‘If it ain’t broke’: Why are Army uniforms so damn bad — and always getting worse?
By Col. Jon C. Schreyach, U.S. Army (Ret.) Best Defense military fashion columnist Last summer I saw a Washington Post article about the House’s approval of a measure to have all the military services use the same camouflage pattern on their battle dress. I applaud that decision, and it got me thinking about uniforms and ...
By Col. Jon C. Schreyach, U.S. Army (Ret.)
Best Defense military fashion columnist
Last summer I saw a Washington Post article about the House’s approval of a measure to have all the military services use the same camouflage pattern on their battle dress.
I applaud that decision, and it got me thinking about uniforms and uniform changes in general and, in particular, those of my service, the Army, which seems to be 1) always changing its uniforms and 2) getting a uniform that is worse than its predecessor. In this regard, I have to admit a certain jealousy of my colleagues in the Marine Corps. I’m no expert, but I believe that the "jarheads" have, basically, had the same uniforms since WWII.
Contrast the changes (or non-changes) in uniforms that the Marines have made over time with what has gone on in the Army. The leadership of the senior service, it seems, is always looking to change its uniforms to something "better" (witness the infamous black beret debacle). And in so doing, they disregard the old adage that "perfect is the enemy of good." What follows is based on my imperfect memory of a few of these really dumb changes.
- In WWII, for service dress, the Army had "Pinks and Greens" with a Sam Browne belt. They also had khakis (shirt and trousers). Both were great looking and serviceable, but then, toward the end of the war, the "Ike" jacket was introduced. I’m not sure why this was done, but soldiers of that era have told me that the major characteristic of that garment was that it assured that your shirt was always sticking out of the gap between the waistband of the jacket and the top of the trousers and looked really sloppy.
- In the late ‘50s, when I had my first contact with the Army, it still had khakis and was just introducing a new Class A uniform — the Army Green (AG-44). (What was wrong with Pinks and Greens?) At that time, we also had, for summer wear, a khaki tropical worsted uniform which, of course, since it was so good looking, was being phased out just as I was commissioned. The AG-44, however, stayed around for quite a while, as the Class A duty uniform until the recent decision to replace it as the uniform for everyday garrison wear with the "Army Blue" uniform which, in my day, was the to be worn at formal and semi-formal (depending upon the tie worn) social events. When used for everyday wear with its dark blue jacket, shoulder boards (reminiscent of the Civil War), and contrasting, light blue trousers with gold stripe, it looks ridiculous. Almost as silly as those Gilbert and Sullivan outfits that were introduced for the Army Band’s Herald Trumpeters during, I believe, the Nixon administration.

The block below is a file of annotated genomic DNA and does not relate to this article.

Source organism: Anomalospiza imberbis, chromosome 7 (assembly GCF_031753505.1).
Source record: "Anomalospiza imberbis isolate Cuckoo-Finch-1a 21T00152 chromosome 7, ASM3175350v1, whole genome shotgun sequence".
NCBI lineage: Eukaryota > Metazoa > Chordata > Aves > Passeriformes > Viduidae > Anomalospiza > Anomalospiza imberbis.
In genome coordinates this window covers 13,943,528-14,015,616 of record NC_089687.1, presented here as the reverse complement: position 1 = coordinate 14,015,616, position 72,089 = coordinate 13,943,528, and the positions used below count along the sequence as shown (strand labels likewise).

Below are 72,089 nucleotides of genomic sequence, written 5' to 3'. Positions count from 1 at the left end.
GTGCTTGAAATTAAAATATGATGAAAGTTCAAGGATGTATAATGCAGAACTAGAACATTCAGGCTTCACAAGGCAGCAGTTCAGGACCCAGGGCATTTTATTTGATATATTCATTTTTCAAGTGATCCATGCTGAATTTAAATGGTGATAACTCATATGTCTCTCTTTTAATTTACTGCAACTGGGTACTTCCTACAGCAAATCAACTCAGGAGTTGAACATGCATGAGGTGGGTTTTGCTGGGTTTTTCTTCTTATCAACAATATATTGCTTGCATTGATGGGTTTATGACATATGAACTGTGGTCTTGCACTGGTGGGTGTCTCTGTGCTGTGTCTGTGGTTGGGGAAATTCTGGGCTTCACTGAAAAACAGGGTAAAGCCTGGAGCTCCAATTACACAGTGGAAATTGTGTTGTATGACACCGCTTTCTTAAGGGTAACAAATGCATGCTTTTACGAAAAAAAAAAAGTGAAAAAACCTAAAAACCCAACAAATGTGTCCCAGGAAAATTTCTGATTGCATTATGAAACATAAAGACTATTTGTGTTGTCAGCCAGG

- Of course, the AG-44 was not immune to some tweaking even before they did away with it entirely. Army Green had originally been worn with a tan shirt, but the uniform trolls decided it would be better with a light green shirt and that the new shirt would have epaulets so that badges of rank could be worn on the shoulders and one would still be in uniform when the blouse was removed. (Not removing the blouse was, apparently, never considered as an option.) At that time, khakis were still around, and they (khakis) came in both long and short sleeved versions. But somebody bucking for an Army Commendation Medal decided that only the short sleeved version was needed, so soldiers were directed to have the sleeves cut off of their long sleeved shirts. This was fine until the next autumn when everyone in short sleeves got cold and there was, then, a mad scramble to develop and issue a windbreaker to protect the soldiers who would have been just fine in long sleeves. Talk about unintended consequences!
The point here is, as my old sergeant major used to say, "If it ain’t broke — don’t fix it."
Jon C. Schreyach, COL(R); FA; OS tours: ROK, RVN (2), FRG; BnCO-155MM Bn-1st AD; Author: FMs6-20&6-1; Concepts/Rqmts-Corps Deep Opns; Copperhead, MLRS, ATACMS; Ret.’90; LMMFC-Mktg; Ret. ’08. He blogs at http://www.opinionsunlimited.us/blog.html